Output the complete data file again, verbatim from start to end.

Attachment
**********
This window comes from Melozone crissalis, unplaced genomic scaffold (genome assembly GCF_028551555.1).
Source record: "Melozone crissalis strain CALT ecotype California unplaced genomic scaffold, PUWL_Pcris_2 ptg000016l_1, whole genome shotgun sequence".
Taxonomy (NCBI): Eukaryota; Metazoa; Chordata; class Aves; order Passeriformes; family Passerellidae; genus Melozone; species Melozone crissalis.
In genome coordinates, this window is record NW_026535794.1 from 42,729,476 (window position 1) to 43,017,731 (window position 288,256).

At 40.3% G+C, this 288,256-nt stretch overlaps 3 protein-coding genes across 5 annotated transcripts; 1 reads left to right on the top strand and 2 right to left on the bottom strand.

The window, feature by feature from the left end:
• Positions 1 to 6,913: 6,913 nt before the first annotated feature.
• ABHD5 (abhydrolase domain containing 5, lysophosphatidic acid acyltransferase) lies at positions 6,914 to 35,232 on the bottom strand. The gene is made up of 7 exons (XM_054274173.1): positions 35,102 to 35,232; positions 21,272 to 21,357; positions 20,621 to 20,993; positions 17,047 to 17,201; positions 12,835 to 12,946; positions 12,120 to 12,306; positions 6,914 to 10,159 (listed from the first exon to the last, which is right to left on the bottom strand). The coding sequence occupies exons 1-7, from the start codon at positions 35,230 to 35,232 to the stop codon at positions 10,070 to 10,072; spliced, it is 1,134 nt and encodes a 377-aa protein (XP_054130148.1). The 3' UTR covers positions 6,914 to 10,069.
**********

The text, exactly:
This window comes from Melozone crissalis, unplaced genomic scaffold (genome assembly GCF_028551555.1).
Source record: "Melozone crissalis strain CALT ecotype California unplaced genomic scaffold, PUWL_Pcris_2 ptg000016l_1, whole genome shotgun sequence".
Taxonomy (NCBI): Eukaryota; Metazoa; Chordata; class Aves; order Passeriformes; family Passerellidae; genus Melozone; species Melozone crissalis.
In genome coordinates, this window is record NW_026535794.1 from 42,729,476 (window position 1) to 43,017,731 (window position 288,256).

At 40.3% G+C, this 288,256-nt stretch overlaps 3 protein-coding genes across 5 annotated transcripts; 1 reads left to right on the top strand and 2 right to left on the bottom strand.

The window, feature by feature from the left end:
• Positions 1 to 6,913: 6,913 nt before the first annotated feature.
• ABHD5 (abhydrolase domain containing 5, lysophosphatidic acid acyltransferase) lies at positions 6,914 to 35,232 on the bottom strand. The gene is made up of 7 exons (XM_054274173.1): positions 35,102 to 35,232; positions 21,272 to 21,357; positions 20,621 to 20,993; positions 17,047 to 17,201; positions 12,835 to 12,946; positions 12,120 to 12,306; positions 6,914 to 10,159 (listed from the first exon to the last, which is right to left on the bottom strand). The coding sequence occupies exons 1-7, from the start codon at positions 35,230 to 35,232 to the stop codon at positions 10,070 to 10,072; spliced, it is 1,134 nt and encodes a 377-aa protein (XP_054130148.1). The 3' UTR covers positions 6,914 to 10,069.